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Posted Nov 24, 2010 8:58 UTC (Wed) by eru (subscriber, #2753)
Parent article: Ghosts of Unix past, part 4: High-maintenance designs

This did not apply at the time that setuid was first invented, but once Unix gained the #!/bin/interpreter (or "shebang") method of running scripts it became possible for scripts to run setuid.

As I remember it, running scripts as if they were executables predates #!. The new notation merely allowed the script to specify the interpreter. In older Unix versions, the system simply tried to feed into /bin/sh any file with x permission that it did not recognize as a binary executable.

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Posted Nov 24, 2010 10:14 UTC (Wed) by neilbrown (subscriber, #359) [Link]

Before #!,
would fail. The shell would catch this failure, possible read the start of the script to see if it looked OK, and try
   argv[-1] = "/path/of/script";
   execve("/path/to/shell", argv-1, envp);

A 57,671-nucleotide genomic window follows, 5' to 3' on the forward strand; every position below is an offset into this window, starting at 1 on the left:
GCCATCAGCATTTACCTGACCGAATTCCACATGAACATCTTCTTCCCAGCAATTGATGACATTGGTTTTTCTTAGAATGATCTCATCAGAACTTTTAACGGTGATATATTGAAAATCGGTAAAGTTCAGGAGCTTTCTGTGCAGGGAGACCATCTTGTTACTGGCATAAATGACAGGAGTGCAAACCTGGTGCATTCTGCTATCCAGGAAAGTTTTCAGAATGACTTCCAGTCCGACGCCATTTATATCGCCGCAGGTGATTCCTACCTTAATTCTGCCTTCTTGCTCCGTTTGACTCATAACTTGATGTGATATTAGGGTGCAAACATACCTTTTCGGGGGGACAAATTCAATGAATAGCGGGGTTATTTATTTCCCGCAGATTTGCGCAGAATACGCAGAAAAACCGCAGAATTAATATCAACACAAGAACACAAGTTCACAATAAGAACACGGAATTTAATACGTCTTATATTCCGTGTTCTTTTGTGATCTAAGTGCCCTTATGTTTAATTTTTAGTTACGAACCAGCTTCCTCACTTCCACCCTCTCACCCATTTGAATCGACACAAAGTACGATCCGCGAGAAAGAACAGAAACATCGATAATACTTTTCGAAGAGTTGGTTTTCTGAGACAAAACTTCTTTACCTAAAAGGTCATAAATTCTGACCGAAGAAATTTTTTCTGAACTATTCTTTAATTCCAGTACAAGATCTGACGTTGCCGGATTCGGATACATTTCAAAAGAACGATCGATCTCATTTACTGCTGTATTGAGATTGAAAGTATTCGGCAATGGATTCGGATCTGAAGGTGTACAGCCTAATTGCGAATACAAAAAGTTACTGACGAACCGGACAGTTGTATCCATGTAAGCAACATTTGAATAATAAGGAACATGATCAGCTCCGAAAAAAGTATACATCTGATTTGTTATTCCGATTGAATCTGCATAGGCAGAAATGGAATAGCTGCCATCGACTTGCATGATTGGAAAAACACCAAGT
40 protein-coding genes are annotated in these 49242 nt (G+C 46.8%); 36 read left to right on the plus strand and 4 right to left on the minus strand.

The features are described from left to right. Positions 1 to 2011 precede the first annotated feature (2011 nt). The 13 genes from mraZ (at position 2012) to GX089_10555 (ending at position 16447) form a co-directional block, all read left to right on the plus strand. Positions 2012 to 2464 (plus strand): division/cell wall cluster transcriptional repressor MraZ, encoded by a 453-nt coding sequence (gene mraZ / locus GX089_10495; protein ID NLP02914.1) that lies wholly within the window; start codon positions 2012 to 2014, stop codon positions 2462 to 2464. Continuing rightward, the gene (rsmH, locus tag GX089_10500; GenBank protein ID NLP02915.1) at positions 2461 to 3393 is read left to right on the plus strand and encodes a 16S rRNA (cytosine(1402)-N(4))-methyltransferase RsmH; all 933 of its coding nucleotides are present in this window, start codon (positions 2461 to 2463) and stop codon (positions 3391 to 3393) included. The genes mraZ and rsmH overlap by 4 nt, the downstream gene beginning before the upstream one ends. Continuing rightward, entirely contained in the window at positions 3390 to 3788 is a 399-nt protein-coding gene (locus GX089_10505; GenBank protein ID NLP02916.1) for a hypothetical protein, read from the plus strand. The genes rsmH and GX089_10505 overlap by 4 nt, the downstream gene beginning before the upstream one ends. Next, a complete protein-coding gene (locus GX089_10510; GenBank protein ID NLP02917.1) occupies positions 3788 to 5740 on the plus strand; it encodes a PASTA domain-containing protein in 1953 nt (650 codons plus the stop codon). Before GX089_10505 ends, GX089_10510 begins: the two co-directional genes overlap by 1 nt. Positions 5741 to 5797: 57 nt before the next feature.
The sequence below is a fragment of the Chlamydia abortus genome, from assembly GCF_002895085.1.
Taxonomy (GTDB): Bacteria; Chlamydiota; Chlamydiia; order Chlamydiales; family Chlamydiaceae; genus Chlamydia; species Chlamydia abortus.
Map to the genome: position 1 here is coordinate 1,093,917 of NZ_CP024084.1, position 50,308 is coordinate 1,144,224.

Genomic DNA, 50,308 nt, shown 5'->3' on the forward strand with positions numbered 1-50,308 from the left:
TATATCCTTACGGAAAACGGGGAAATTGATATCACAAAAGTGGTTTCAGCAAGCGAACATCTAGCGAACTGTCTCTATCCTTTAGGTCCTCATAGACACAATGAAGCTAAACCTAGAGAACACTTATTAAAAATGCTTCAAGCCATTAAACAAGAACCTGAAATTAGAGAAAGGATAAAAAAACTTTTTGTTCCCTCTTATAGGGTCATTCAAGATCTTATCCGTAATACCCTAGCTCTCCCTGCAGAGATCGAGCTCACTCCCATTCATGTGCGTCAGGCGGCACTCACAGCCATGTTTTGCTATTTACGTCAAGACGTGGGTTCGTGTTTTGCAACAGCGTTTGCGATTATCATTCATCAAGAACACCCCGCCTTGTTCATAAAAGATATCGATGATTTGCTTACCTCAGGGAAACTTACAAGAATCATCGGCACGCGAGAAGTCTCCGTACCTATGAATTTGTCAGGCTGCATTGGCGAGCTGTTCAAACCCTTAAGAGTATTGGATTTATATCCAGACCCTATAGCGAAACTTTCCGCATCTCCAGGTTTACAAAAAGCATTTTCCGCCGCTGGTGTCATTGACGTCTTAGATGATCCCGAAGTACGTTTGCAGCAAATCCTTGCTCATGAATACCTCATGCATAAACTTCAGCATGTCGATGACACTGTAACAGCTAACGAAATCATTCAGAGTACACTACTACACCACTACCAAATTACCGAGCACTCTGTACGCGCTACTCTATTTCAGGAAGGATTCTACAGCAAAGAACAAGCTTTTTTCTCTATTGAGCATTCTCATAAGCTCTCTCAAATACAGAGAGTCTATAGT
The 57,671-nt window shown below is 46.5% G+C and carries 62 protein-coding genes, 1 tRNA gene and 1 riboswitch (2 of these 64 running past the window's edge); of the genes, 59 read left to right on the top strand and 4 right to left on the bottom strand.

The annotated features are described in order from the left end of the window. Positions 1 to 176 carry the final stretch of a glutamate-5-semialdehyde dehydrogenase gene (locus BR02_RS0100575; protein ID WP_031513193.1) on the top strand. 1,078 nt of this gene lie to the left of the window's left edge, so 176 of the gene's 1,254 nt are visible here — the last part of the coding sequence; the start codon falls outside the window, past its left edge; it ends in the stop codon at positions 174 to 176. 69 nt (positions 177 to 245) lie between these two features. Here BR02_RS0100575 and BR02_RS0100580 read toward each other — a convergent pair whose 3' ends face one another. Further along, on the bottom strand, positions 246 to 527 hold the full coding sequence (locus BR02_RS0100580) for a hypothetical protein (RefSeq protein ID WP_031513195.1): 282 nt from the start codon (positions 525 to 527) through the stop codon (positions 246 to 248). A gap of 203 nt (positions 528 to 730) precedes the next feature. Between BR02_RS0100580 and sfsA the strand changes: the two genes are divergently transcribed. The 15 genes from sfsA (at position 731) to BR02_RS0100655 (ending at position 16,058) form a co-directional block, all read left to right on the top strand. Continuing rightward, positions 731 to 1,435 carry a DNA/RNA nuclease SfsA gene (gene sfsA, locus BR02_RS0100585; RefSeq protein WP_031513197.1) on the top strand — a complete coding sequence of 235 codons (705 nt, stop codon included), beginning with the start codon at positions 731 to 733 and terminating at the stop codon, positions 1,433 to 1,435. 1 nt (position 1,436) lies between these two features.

(though it wouldn't have used a -1 index it would have re-allocated, but you get the idea). The shell still does this so you can run a script without "#!" at the front.

So you could run scripts as executables, but only using a shell (e.g. system()), not using execve, and there was no opportunity for the kernel to impose setuid.

With the invention of '#!', this functionality was moved into the kernel. The kernel would look at the first few bytes of the program and decide how to execute it, either by reading it into an address space, or running an interpreter to read the script. As it was done in the kernel, setuid could be effective and was - in most versions of Unix.

As has been noted in an earlier comment, Linux doesn't impose setuid on scripts. This is because setuid is effected by a call to setup_new_exec() which the individual format handlers call, and binfmt_script doesn't call it.

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